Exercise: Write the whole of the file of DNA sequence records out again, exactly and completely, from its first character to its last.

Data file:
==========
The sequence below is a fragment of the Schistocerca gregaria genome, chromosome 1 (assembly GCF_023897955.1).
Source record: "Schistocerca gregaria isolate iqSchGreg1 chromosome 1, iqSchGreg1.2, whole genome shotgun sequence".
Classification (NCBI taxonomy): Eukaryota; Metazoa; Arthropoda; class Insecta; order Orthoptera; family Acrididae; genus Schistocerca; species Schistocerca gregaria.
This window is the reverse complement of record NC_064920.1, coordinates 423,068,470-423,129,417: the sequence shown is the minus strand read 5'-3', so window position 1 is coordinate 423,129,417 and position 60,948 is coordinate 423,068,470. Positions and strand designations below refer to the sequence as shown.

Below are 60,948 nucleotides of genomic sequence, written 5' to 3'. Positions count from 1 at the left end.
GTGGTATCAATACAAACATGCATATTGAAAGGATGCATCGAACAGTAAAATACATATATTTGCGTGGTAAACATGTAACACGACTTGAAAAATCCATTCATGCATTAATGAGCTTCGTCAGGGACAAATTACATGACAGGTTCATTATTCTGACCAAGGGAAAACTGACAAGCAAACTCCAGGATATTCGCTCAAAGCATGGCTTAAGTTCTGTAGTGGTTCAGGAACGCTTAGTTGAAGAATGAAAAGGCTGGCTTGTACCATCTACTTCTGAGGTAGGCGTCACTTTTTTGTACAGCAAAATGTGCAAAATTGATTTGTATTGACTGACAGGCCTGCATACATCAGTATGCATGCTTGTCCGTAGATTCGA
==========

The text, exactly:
The sequence below is a fragment of the Schistocerca gregaria genome, chromosome 1 (assembly GCF_023897955.1).
Source record: "Schistocerca gregaria isolate iqSchGreg1 chromosome 1, iqSchGreg1.2, whole genome shotgun sequence".
Classification (NCBI taxonomy): Eukaryota; Metazoa; Arthropoda; class Insecta; order Orthoptera; family Acrididae; genus Schistocerca; species Schistocerca gregaria.
This window is the reverse complement of record NC_064920.1, coordinates 423,068,470-423,129,417: the sequence shown is the minus strand read 5'-3', so window position 1 is coordinate 423,129,417 and position 60,948 is coordinate 423,068,470. Positions and strand designations below refer to the sequence as shown.

Below are 60,948 nucleotides of genomic sequence, written 5' to 3'. Positions count from 1 at the left end.
GTGGTATCAATACAAACATGCATATTGAAAGGATGCATCGAACAGTAAAATACATATATTTGCGTGGTAAACATGTAACACGACTTGAAAAATCCATTCATGCATTAATGAGCTTCGTCAGGGACAAATTACATGACAGGTTCATTATTCTGACCAAGGGAAAACTGACAAGCAAACTCCAGGATATTCGCTCAAAGCATGGCTTAAGTTCTGTAGTGGTTCAGGAACGCTTAGTTGAAGAATGAAAAGGCTGGCTTGTACCATCTACTTCTGAGGTAGGCGTCACTTTTTTGTACAGCAAAATGTGCAAAATTGATTTGTATTGACTGACAGGCCTGCATACATCAGTATGCATGCTTGTCCGTAGATTCGA